After several months of negotiations, both houses of Congress have passed the 2018 Farm Bill, a sweeping mega-bill that addresses not only not agriculture, but poverty and hunger, conservation and the environment. The President is expected to sign the bill.

More than a year ago, the Foodshed Alliance joined with the Environmental Working Group to connect with New Jersey stakeholders affected by the Farm Bill, including farmers, agricultural groups, land trusts, conservation groups, social service agencies and anti-hunger advocates, so they could form consensus on what they wanted to see in the Farm Bill and to formulate a plan to inform New Jersey legislators of these priorities. The Foodshed Alliance’s executive director, Kendrya Close, and board president, Jake Hunt. as well as other ag and anti-hunger stakeholders visited staffs of the New Jersey Congressional Delegation in Washington and New Jersey to educate them on the importance of passing a fair and equitable Farm Bill. When the Farm Bill failed to pass in September, we continued to monitor progress and urge the New Jersey Congressional Delegation to support and pass a fair and equitable farm bill.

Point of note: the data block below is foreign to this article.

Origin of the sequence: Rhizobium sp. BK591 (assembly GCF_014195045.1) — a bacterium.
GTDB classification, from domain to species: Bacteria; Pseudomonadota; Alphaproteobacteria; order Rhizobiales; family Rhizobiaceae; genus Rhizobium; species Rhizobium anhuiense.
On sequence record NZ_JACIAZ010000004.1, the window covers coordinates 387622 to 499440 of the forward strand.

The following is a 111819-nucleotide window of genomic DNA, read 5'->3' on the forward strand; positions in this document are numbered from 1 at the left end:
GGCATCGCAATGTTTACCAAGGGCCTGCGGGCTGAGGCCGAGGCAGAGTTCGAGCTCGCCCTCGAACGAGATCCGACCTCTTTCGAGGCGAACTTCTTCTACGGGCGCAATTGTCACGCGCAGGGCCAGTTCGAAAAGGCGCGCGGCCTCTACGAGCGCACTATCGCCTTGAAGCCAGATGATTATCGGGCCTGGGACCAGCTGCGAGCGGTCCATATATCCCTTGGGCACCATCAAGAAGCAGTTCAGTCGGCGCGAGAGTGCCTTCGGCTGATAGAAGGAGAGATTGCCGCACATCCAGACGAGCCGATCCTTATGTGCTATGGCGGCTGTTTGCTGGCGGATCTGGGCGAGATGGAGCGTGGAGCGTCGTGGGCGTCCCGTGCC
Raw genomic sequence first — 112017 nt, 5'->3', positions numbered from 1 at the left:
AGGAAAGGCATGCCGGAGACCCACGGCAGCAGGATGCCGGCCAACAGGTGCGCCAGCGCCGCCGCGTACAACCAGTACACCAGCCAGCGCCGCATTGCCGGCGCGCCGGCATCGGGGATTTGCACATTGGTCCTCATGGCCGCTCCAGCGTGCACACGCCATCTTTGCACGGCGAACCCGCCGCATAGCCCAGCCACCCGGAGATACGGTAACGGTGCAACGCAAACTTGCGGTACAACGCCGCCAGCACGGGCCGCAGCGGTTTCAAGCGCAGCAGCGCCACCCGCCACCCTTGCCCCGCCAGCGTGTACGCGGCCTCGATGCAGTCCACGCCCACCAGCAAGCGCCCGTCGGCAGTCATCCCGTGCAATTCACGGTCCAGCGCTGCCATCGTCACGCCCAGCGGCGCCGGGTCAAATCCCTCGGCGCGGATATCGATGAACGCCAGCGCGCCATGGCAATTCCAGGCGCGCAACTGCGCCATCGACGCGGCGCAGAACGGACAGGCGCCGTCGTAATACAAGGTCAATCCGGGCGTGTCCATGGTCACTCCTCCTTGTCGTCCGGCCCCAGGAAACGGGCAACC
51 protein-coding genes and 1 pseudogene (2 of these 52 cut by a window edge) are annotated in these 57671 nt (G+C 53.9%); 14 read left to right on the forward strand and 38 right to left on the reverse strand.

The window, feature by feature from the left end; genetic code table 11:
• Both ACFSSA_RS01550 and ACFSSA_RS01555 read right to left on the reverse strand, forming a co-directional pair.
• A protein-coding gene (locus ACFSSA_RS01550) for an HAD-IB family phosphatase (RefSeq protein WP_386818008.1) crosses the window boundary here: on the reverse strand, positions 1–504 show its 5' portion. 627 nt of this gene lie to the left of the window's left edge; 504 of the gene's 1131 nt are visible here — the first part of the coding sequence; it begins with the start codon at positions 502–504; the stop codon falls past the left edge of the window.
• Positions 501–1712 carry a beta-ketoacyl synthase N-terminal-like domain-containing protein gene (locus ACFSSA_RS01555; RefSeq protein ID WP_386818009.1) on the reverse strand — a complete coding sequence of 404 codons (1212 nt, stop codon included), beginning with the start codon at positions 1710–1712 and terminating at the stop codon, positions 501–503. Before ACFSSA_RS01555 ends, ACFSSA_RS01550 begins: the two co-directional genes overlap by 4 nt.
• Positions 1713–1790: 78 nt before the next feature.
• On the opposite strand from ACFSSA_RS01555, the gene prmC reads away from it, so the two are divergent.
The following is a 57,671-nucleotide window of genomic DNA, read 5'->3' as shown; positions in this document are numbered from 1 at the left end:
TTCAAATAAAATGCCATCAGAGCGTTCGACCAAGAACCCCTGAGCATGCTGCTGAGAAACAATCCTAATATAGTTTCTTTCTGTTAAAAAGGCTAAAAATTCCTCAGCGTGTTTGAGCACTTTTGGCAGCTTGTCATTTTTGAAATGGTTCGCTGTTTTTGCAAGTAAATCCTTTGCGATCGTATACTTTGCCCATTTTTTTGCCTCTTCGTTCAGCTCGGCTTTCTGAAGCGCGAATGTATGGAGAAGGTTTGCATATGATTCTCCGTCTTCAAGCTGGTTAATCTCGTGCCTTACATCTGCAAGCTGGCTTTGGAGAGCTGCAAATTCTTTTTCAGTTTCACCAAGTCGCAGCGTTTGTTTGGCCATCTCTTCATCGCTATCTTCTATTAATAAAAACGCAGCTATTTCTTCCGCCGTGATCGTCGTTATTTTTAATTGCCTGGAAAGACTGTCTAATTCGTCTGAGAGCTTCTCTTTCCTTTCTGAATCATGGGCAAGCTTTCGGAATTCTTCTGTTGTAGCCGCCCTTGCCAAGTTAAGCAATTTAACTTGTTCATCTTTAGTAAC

Ultimately, the Senate passed the bill 87-13 while the House passed it 369-47. All of New Jersey’s representatives voted yes, except for Representatives Lance and Frelinghuysen. Representative Payne did not vote.

The 2018 Farm Bill that Congress is a good news/bad news bill. The good news is it is a far cry from the detrimental House version of the bill which was passed along party lines in May that would have drastically cuts funding for programs that support local farmers as well as conservation programs and anti-hunger assistance, not to mention creating new pesticide safety loopholes that threaten farmers, farm workers, and the environment as well as making it possible for 10 percent or more of the nation’s commodity farms to become eligible for unlimited subsidy payments.